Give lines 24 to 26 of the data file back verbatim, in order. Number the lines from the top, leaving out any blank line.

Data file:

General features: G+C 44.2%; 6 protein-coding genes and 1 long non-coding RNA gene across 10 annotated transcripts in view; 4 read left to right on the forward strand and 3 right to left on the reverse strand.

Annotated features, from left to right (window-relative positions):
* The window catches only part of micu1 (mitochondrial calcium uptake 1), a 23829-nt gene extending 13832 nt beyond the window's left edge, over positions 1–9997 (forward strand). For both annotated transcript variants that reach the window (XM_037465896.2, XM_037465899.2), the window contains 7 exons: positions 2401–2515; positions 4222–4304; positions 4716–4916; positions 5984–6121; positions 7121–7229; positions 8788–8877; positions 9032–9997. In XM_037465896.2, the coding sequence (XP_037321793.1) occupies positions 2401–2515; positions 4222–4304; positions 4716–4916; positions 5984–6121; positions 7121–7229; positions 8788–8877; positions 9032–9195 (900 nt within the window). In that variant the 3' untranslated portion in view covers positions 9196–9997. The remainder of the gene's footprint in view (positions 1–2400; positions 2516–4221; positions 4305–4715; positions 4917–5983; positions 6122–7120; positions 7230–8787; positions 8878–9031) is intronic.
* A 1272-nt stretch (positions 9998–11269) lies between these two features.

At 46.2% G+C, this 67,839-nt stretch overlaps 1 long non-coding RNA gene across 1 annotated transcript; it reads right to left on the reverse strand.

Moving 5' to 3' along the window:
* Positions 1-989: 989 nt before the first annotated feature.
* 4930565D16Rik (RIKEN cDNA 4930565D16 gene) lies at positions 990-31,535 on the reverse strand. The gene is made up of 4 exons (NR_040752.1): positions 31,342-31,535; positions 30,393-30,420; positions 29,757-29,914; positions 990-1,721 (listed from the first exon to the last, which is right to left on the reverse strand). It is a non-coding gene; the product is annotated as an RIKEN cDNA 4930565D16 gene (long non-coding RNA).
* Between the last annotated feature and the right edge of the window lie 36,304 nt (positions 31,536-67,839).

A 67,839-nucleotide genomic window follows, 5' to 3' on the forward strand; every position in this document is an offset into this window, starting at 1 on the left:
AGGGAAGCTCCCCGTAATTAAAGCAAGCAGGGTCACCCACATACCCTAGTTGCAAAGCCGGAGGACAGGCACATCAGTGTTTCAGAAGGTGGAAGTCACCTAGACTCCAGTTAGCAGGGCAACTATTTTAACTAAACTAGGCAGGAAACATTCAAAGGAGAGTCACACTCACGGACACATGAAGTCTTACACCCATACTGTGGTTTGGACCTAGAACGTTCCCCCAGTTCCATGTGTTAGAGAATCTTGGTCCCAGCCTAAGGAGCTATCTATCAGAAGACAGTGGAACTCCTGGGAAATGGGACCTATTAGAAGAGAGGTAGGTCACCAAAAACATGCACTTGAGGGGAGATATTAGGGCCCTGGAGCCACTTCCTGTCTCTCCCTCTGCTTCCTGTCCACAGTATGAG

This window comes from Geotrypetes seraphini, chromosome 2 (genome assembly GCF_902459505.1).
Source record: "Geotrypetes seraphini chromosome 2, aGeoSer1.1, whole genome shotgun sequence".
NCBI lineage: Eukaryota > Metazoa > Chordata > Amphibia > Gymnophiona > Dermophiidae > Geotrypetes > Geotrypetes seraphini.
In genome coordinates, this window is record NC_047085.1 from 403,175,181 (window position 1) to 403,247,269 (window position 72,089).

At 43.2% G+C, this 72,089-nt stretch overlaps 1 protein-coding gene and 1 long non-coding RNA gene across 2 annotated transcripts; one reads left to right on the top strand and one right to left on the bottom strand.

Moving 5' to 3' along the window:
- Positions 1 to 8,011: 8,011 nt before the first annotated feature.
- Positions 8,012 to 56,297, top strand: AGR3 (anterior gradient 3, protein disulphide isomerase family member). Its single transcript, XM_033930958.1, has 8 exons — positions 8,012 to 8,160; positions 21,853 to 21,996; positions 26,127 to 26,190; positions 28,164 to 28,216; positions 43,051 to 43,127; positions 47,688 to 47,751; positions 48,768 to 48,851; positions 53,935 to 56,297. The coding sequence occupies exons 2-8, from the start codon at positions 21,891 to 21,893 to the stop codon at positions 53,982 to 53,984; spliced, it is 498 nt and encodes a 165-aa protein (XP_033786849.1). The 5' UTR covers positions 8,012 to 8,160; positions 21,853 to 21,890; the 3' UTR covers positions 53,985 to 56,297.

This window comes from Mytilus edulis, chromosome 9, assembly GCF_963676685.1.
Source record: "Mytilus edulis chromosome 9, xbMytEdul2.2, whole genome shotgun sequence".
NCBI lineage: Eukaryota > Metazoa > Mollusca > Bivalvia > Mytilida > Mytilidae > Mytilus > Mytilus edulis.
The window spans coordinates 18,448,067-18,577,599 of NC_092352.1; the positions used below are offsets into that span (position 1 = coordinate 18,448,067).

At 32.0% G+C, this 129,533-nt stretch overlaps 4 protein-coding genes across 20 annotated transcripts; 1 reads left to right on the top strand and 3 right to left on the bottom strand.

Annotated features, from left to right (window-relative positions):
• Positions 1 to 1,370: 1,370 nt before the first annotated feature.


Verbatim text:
At 32.0% G+C, this 129,533-nt stretch overlaps 4 protein-coding genes across 20 annotated transcripts; 1 reads left to right on the top strand and 3 right to left on the bottom strand.

Annotated features, from left to right (window-relative positions):
• Positions 1 to 1,370: 1,370 nt before the first annotated feature.